Final step was make small holes for grip pins. They are basically 3mm stainless steel screws. I've used mine with slight countersink but I think better option will be with standard butt head. Hint again. First hole I've threaded, but I realised when I apply small amount of threadlocker on the screw, and force them to screw in, they making perfect thread without using tap. Time saving, and after the thread locker dry out, they are stays in place firmly. The screws from cleats poking just the same height as the other screws so that was fortunate, but if they don't you can cut them to a size. 
I've used the platforms couple of times and they're brilliant. I know people touring in standard shoes and platform/bmx pedals but I like the feeling of spd very much so I think that's not for me. The only problem I've found is that you need to learn how to rotate pedals. You'll need to do it in opposite direction than standard road pedals, backwards. First few times might be awkward but then you'll get used to.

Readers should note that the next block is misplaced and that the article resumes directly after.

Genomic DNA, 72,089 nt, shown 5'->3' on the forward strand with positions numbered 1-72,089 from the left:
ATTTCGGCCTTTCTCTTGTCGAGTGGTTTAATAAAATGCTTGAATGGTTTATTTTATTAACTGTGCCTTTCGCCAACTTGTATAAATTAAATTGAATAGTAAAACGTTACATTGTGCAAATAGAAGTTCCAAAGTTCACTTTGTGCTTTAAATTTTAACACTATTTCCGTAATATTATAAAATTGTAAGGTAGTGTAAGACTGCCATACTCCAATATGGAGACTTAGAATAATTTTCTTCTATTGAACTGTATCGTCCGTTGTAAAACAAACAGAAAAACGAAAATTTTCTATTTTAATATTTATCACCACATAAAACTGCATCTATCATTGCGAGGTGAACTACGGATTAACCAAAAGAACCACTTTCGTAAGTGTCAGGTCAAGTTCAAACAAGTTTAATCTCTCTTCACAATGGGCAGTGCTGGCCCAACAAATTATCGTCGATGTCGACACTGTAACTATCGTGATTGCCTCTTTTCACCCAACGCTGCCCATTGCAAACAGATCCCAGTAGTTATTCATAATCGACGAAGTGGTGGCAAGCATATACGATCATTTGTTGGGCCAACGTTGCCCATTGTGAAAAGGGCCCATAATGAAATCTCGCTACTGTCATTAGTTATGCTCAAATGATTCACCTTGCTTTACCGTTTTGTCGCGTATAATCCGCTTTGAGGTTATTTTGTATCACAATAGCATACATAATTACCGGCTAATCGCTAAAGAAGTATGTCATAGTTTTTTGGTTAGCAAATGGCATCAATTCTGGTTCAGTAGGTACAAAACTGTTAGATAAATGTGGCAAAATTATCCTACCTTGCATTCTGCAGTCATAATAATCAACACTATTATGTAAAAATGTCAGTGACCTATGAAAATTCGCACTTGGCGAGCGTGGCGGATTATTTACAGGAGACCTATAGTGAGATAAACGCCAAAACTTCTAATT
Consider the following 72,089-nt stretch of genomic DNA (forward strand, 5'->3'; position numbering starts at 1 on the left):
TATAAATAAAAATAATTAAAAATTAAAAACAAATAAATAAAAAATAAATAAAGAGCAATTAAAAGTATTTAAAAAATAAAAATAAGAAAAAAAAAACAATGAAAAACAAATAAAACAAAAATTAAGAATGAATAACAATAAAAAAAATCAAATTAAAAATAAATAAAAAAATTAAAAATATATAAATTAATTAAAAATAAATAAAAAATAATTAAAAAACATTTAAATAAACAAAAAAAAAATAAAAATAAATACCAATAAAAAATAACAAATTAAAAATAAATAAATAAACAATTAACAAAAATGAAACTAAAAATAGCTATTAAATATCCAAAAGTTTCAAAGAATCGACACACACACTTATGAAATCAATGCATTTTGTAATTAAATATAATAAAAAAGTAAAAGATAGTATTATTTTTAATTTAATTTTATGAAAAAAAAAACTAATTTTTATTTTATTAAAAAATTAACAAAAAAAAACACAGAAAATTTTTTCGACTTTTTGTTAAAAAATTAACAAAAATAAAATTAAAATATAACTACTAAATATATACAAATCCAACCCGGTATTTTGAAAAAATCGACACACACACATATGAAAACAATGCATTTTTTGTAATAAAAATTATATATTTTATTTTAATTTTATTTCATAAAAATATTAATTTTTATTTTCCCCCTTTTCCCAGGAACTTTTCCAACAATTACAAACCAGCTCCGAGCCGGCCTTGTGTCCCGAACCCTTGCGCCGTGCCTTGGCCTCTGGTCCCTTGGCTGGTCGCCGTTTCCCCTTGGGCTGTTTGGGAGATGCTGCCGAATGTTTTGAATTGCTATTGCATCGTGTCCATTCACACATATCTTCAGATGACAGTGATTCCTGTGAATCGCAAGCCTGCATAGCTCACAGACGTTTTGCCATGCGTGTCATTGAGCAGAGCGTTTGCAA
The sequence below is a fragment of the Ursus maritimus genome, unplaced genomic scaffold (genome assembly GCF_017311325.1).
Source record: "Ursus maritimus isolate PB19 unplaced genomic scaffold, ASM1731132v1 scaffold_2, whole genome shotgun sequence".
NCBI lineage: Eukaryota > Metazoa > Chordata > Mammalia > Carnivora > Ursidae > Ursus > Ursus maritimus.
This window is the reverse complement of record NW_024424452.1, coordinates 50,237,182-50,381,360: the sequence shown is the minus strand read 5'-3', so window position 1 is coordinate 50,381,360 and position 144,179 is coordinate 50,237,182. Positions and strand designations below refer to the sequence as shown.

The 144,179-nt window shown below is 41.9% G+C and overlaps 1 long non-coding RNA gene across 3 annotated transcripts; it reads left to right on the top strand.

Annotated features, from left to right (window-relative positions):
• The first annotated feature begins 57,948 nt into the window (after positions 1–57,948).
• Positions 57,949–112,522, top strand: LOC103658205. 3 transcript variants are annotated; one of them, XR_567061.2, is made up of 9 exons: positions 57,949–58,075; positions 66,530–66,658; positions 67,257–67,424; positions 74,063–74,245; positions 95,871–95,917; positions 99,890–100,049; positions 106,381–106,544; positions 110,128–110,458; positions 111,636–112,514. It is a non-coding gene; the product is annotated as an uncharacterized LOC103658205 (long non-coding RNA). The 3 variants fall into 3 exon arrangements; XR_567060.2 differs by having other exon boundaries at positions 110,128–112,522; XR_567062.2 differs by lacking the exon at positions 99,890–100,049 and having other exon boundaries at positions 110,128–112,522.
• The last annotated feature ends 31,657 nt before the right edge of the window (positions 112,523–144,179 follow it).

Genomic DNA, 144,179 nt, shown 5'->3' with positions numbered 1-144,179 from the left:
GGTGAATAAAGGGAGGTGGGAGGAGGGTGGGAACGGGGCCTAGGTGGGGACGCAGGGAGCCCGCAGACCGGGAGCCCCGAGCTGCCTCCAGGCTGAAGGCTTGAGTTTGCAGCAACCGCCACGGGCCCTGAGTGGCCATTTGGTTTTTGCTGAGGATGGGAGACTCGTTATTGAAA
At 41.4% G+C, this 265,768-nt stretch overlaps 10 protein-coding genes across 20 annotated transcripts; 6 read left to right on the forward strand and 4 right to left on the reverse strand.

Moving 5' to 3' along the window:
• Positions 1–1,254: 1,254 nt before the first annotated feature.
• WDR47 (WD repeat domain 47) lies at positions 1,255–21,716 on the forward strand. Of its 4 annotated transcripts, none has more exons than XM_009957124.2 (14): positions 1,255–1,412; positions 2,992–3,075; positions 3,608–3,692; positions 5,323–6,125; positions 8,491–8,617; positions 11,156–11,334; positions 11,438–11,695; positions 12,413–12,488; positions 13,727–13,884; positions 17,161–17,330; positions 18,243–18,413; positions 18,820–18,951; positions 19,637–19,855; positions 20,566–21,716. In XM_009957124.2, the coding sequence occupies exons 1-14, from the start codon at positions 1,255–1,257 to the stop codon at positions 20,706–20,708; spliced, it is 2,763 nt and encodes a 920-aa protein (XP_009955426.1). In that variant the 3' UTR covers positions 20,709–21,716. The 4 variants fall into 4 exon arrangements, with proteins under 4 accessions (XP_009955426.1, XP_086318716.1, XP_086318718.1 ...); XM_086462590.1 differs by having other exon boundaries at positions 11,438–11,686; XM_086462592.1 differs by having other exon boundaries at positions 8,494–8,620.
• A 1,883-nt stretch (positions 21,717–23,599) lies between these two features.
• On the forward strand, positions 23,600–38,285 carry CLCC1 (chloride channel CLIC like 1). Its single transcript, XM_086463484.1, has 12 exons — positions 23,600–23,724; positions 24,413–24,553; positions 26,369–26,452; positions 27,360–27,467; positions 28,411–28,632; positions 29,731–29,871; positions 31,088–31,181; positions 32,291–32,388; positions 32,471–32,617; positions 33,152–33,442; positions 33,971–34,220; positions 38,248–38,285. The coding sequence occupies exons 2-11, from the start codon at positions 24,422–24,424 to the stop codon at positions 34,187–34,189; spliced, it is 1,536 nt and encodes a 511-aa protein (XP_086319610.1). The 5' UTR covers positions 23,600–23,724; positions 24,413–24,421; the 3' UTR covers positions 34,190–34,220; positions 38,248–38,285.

The instructable is so simple that I think just set of pictures will be enough.
Keep'em rolling. Cheers.

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    Everybody makes fun of Crocs, but I love them when road cycling. I just wear the crocs for the short time I'm in the store or the bar, and put the cycling shoes back on when I leave. The crocs weigh little and don't press into my back from inside a backpack, and can be bungeed to outside of packs or even taped to the seatpost.

    No offense to Instuctables, but the search feature kinda blows - I swear I looked for this idea diligently before posting my almost exact copy for road pedals. Sorry I didn't see this, I really tried!

    2 replies